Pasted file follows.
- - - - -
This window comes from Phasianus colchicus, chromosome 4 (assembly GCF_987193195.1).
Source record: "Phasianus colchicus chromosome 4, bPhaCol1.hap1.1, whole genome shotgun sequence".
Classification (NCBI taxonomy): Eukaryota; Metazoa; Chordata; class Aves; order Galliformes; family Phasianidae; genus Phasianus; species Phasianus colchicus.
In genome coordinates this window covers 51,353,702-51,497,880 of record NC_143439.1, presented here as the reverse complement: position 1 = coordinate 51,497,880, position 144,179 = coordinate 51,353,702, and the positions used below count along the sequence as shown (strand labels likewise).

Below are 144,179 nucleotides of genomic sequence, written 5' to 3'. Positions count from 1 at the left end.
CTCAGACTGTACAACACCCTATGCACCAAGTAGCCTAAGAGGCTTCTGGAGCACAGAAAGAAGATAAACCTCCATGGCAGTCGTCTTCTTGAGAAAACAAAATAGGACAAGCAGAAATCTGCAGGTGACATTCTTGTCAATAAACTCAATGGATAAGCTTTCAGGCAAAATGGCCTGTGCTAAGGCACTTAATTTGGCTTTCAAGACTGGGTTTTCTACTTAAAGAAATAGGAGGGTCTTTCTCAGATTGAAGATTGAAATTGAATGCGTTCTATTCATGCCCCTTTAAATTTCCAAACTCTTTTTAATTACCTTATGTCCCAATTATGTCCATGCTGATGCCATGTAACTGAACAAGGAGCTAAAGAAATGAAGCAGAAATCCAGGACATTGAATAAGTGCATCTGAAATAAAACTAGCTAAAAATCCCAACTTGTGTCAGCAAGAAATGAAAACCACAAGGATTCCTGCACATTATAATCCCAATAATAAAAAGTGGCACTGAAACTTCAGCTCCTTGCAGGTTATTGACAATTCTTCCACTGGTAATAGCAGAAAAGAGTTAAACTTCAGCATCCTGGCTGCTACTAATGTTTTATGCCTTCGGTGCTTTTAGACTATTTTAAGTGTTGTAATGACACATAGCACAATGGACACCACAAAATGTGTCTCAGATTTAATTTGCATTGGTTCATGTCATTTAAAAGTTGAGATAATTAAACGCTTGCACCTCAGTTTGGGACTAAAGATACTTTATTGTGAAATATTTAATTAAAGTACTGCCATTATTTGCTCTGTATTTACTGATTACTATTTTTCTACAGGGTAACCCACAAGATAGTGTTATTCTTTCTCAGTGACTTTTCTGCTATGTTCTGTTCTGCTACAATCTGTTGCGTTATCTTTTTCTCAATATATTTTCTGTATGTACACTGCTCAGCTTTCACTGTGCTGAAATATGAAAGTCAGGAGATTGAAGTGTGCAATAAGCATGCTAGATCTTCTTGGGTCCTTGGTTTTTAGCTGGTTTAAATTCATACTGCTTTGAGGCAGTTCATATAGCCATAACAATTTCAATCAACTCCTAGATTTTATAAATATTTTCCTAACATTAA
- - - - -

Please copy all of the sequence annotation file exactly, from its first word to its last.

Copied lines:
This window comes from Phasianus colchicus, chromosome 4 (assembly GCF_987193195.1).
Source record: "Phasianus colchicus chromosome 4, bPhaCol1.hap1.1, whole genome shotgun sequence".
Classification (NCBI taxonomy): Eukaryota; Metazoa; Chordata; class Aves; order Galliformes; family Phasianidae; genus Phasianus; species Phasianus colchicus.
In genome coordinates this window covers 51,353,702-51,497,880 of record NC_143439.1, presented here as the reverse complement: position 1 = coordinate 51,497,880, position 144,179 = coordinate 51,353,702, and the positions used below count along the sequence as shown (strand labels likewise).

Below are 144,179 nucleotides of genomic sequence, written 5' to 3'. Positions count from 1 at the left end.
CTCAGACTGTACAACACCCTATGCACCAAGTAGCCTAAGAGGCTTCTGGAGCACAGAAAGAAGATAAACCTCCATGGCAGTCGTCTTCTTGAGAAAACAAAATAGGACAAGCAGAAATCTGCAGGTGACATTCTTGTCAATAAACTCAATGGATAAGCTTTCAGGCAAAATGGCCTGTGCTAAGGCACTTAATTTGGCTTTCAAGACTGGGTTTTCTACTTAAAGAAATAGGAGGGTCTTTCTCAGATTGAAGATTGAAATTGAATGCGTTCTATTCATGCCCCTTTAAATTTCCAAACTCTTTTTAATTACCTTATGTCCCAATTATGTCCATGCTGATGCCATGTAACTGAACAAGGAGCTAAAGAAATGAAGCAGAAATCCAGGACATTGAATAAGTGCATCTGAAATAAAACTAGCTAAAAATCCCAACTTGTGTCAGCAAGAAATGAAAACCACAAGGATTCCTGCACATTATAATCCCAATAATAAAAAGTGGCACTGAAACTTCAGCTCCTTGCAGGTTATTGACAATTCTTCCACTGGTAATAGCAGAAAAGAGTTAAACTTCAGCATCCTGGCTGCTACTAATGTTTTATGCCTTCGGTGCTTTTAGACTATTTTAAGTGTTGTAATGACACATAGCACAATGGACACCACAAAATGTGTCTCAGATTTAATTTGCATTGGTTCATGTCATTTAAAAGTTGAGATAATTAAACGCTTGCACCTCAGTTTGGGACTAAAGATACTTTATTGTGAAATATTTAATTAAAGTACTGCCATTATTTGCTCTGTATTTACTGATTACTATTTTTCTACAGGGTAACCCACAAGATAGTGTTATTCTTTCTCAGTGACTTTTCTGCTATGTTCTGTTCTGCTACAATCTGTTGCGTTATCTTTTTCTCAATATATTTTCTGTATGTACACTGCTCAGCTTTCACTGTGCTGAAATATGAAAGTCAGGAGATTGAAGTGTGCAATAAGCATGCTAGATCTTCTTGGGTCCTTGGTTTTTAGCTGGTTTAAATTCATACTGCTTTGAGGCAGTTCATATAGCCATAACAATTTCAATCAACTCCTAGATTTTATAAATATTTTCCTAACATTAA